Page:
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#GBKona 2018: Rich Whitfield – from Pro Football to IRONMAN

Rich Whitfield will be one of the British Age-Group athletes experiencing the IRONMAN World Championship for the first time on Saturday and he's already looking forward to coming back next year. So how did a proFESSIONAL footballer end up becoming an IRONMAN?

Chief Correspondent
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“I absolutely love the training and the mental challenges it brings”

British Age-Group athlete Rich Whitfield is looking forward to his debut at the IRONMAN World Championship on Saturday. “It’s like going to Disneyland for triathletes.”

With a background in professional football, a chance encounter with a triathlon magazine at an airport eight years ago provided a new direction for the then retired footballer, who realised his desire for the 11-man game was over while in the middle of an F.A. Cup match!

His transition has so far included two sub-nine hour IRONMAN races and several appearances at the IRONMAN 70.3 World Championship, but he is confident that he still has room to improve in all three disciplines.

Am I right in thinking that you have a high-level football background? Can you tell us a bit more about that?

Yes, I played from the age of five until I was 27. I played Pro until I was 20, then Semi-Pro to 27. I played for Preston North End and York City. Now, when I look back, I didn’t really want it enough – I relied on my ability too much and I wasn’t really committed. Also I struggled with it going from playing with the lads to it becoming my job.

How did you get from Football to Triathlon, and when did that start?

The last two years I was basically playing for the money. A good friend’s father had got cancer and he asked a few of us to raise money for Teesside Hospice. We all entered Great North Run. I played 90 minuets on the Saturday and then went and ran the GNR on the Sunday. With the great atmosphere I set off like I was playing football; I got to about 9-miles and then completely fell apart. Not too bad, given I played 90 minutes the day before. That really got me thinking about a new challenge.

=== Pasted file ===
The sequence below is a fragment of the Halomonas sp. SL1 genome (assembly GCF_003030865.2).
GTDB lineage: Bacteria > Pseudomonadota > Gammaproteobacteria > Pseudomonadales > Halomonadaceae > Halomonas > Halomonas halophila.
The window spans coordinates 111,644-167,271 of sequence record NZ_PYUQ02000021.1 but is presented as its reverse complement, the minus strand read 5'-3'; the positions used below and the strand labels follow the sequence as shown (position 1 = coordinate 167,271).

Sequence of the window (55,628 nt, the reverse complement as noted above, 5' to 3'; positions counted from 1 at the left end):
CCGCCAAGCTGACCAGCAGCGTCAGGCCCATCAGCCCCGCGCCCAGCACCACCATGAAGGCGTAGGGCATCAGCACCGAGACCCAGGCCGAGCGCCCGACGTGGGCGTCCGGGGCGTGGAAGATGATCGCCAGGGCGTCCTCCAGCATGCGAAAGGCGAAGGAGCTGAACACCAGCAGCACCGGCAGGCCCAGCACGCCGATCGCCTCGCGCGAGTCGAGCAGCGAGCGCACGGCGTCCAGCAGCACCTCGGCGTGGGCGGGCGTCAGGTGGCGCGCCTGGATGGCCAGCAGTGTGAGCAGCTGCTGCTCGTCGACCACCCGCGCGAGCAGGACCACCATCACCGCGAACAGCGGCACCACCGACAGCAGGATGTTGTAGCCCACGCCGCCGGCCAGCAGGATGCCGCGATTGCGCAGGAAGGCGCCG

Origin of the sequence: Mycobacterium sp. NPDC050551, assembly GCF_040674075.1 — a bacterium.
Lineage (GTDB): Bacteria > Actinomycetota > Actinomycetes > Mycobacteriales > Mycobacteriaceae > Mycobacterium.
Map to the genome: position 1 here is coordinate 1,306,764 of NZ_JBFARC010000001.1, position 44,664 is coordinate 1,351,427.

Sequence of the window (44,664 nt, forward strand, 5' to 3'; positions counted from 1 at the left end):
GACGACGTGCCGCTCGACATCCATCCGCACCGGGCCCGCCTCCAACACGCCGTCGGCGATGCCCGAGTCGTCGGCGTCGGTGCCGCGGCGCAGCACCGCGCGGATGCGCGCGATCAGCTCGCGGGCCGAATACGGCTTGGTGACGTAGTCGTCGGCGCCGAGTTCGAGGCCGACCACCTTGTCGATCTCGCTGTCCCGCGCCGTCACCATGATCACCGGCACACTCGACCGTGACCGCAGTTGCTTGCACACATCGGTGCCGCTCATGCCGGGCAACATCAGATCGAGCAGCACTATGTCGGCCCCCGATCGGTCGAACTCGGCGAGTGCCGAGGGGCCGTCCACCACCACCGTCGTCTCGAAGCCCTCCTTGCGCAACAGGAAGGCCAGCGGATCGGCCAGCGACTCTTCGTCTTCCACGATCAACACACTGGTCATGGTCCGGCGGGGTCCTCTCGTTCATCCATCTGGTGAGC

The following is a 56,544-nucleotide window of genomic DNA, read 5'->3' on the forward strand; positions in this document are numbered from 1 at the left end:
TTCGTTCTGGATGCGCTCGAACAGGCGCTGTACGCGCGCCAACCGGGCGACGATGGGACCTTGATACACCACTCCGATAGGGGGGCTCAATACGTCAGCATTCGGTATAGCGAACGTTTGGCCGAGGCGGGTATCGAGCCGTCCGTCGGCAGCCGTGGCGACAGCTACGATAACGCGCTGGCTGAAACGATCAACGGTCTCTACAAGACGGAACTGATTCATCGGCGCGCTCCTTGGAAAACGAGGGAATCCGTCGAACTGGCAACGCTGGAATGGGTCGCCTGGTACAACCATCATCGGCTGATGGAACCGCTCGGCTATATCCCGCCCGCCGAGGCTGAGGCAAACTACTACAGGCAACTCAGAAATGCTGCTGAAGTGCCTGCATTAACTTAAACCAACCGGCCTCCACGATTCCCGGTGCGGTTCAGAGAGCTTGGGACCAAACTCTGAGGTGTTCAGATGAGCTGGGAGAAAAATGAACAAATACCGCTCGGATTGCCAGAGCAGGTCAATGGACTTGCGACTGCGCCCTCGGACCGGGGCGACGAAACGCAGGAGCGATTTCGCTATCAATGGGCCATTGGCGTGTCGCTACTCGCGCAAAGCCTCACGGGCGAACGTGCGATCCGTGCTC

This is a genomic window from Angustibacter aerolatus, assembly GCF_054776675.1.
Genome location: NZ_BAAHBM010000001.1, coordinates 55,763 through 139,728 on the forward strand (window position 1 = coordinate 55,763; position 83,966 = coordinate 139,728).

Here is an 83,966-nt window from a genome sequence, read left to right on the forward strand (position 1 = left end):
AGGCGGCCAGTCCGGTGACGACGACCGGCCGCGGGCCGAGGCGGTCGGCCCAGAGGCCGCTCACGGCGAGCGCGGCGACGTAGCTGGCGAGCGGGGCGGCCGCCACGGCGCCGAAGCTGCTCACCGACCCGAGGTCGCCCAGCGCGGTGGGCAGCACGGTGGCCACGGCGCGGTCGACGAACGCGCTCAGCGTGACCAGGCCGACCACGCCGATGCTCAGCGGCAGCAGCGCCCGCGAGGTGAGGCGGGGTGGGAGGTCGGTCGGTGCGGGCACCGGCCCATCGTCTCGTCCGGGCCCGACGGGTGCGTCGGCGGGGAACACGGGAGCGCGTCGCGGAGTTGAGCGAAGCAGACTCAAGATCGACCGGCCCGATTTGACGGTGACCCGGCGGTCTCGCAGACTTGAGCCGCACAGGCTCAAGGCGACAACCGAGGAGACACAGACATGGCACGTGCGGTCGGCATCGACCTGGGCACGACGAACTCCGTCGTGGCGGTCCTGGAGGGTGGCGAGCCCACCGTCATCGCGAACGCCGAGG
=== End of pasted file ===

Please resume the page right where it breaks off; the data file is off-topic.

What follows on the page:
I played another game on the Tuesday night in the F.A Cup. It was pouring down game was going into extra time and I stood on the halfway line and thought… I’m done. I’ve never played since then, that was nine years ago.

We were taking our kids to Disney in the summer of 2010, I was in WH Smith’s in the airport and I picked up a triathlon magazine. I’d never heard of triathlon. On the plane out I sat and read it from cover-to-cover and from that point I was hooked.

My first race was the London Triathlon. I rented a wetsuit, I had a large kids road bike, running trainers and not a clue what to do. I remember waking up at 4am and having a sandwich for my pre race meal.

I went 2.06 for my first Olympic Distance race, passing lads on TT bikes. I ran 36 mins for the 10k on zero nutrition; I basically went as hard as I could go for as long as I could and it seemed to work.

I remember riding along thinking this is the coolest thing I’ve ever done. I was fully hooked from that point.

Was IRONMAN on your triathlon radar from the start or did that come along later?

Yes 100%. My second triathlon was 70.3 Wimbleball and I qualified for Clearwater. My third race was IRONMAN Frankfurt where I went 9.20.

I absolutely love the training and the mental challenges it brings. I train on my own and you have to be 100% committed, it would be so easy to miss a session.

I see from your Twitter profile you’ve gone under nine hours twice. There’s not too much scope for weaknesses to achieve that, but how would you assess your strengths / weaknesses across the disciplines?

There’s loads of room for improvement and I’m still chasing that perfect day in IRONMAN.

I believe I can swim four minutes faster than the 58 I normally swim. I swam 58 in Arizona (wetsuit) and then swam 58 in non-wetsuit last week at the Training Swim. I have made some changes to my swim training in the last 10 weeks, maybe it’s down to that why I’m swimming faster.

Bike wise I did 4.35 in Arizona. Most people think it’s flat, but it’s anything but flat. I still think I can ride faster.

I ran 3.20 in Arizona – I know I can run three hours in an IRONMAN. I had just four weeks of consistent running pre Arizona, due to injury, which is nowhere near enough running for IRONMAN. I paid the price for that in the back end of the marathon. It really, really sucked!

Across all the three sports I can improve.